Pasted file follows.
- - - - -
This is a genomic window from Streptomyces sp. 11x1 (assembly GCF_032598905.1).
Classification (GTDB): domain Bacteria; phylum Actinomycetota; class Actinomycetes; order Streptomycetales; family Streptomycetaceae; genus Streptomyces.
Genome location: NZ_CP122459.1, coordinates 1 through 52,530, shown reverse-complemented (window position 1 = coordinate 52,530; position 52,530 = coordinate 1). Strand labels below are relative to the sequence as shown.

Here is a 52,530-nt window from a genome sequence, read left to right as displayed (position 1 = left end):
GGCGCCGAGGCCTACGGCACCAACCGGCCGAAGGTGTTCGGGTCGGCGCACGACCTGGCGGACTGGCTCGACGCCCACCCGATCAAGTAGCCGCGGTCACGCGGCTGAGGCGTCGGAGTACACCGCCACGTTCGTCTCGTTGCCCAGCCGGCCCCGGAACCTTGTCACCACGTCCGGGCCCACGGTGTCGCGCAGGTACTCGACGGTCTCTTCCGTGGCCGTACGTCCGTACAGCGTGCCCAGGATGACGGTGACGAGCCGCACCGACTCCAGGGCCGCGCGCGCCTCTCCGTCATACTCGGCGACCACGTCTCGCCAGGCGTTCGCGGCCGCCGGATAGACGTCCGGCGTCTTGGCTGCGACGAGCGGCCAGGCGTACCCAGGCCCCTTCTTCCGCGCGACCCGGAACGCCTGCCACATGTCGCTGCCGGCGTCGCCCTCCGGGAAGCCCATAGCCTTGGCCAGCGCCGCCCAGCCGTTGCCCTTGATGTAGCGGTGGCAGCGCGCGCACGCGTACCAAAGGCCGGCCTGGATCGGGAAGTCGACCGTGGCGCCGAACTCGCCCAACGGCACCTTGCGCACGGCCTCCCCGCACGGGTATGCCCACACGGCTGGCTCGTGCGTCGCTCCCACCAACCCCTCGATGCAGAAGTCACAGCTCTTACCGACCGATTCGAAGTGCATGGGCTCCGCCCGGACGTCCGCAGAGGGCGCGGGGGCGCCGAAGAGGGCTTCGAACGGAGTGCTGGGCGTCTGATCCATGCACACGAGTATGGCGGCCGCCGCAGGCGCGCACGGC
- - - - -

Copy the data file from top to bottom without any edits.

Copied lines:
This is a genomic window from Streptomyces sp. 11x1 (assembly GCF_032598905.1).
Classification (GTDB): domain Bacteria; phylum Actinomycetota; class Actinomycetes; order Streptomycetales; family Streptomycetaceae; genus Streptomyces.
Genome location: NZ_CP122459.1, coordinates 1 through 52,530, shown reverse-complemented (window position 1 = coordinate 52,530; position 52,530 = coordinate 1). Strand labels below are relative to the sequence as shown.

Here is a 52,530-nt window from a genome sequence, read left to right as displayed (position 1 = left end):
GGCGCCGAGGCCTACGGCACCAACCGGCCGAAGGTGTTCGGGTCGGCGCACGACCTGGCGGACTGGCTCGACGCCCACCCGATCAAGTAGCCGCGGTCACGCGGCTGAGGCGTCGGAGTACACCGCCACGTTCGTCTCGTTGCCCAGCCGGCCCCGGAACCTTGTCACCACGTCCGGGCCCACGGTGTCGCGCAGGTACTCGACGGTCTCTTCCGTGGCCGTACGTCCGTACAGCGTGCCCAGGATGACGGTGACGAGCCGCACCGACTCCAGGGCCGCGCGCGCCTCTCCGTCATACTCGGCGACCACGTCTCGCCAGGCGTTCGCGGCCGCCGGATAGACGTCCGGCGTCTTGGCTGCGACGAGCGGCCAGGCGTACCCAGGCCCCTTCTTCCGCGCGACCCGGAACGCCTGCCACATGTCGCTGCCGGCGTCGCCCTCCGGGAAGCCCATAGCCTTGGCCAGCGCCGCCCAGCCGTTGCCCTTGATGTAGCGGTGGCAGCGCGCGCACGCGTACCAAAGGCCGGCCTGGATCGGGAAGTCGACCGTGGCGCCGAACTCGCCCAACGGCACCTTGCGCACGGCCTCCCCGCACGGGTATGCCCACACGGCTGGCTCGTGCGTCGCTCCCACCAACCCCTCGATGCAGAAGTCACAGCTCTTACCGACCGATTCGAAGTGCATGGGCTCCGCCCGGACGTCCGCAGAGGGCGCGGGGGCGCCGAAGAGGGCTTCGAACGGAGTGCTGGGCGTCTGATCCATGCACACGAGTATGGCGGCCGCCGCAGGCGCGCACGGC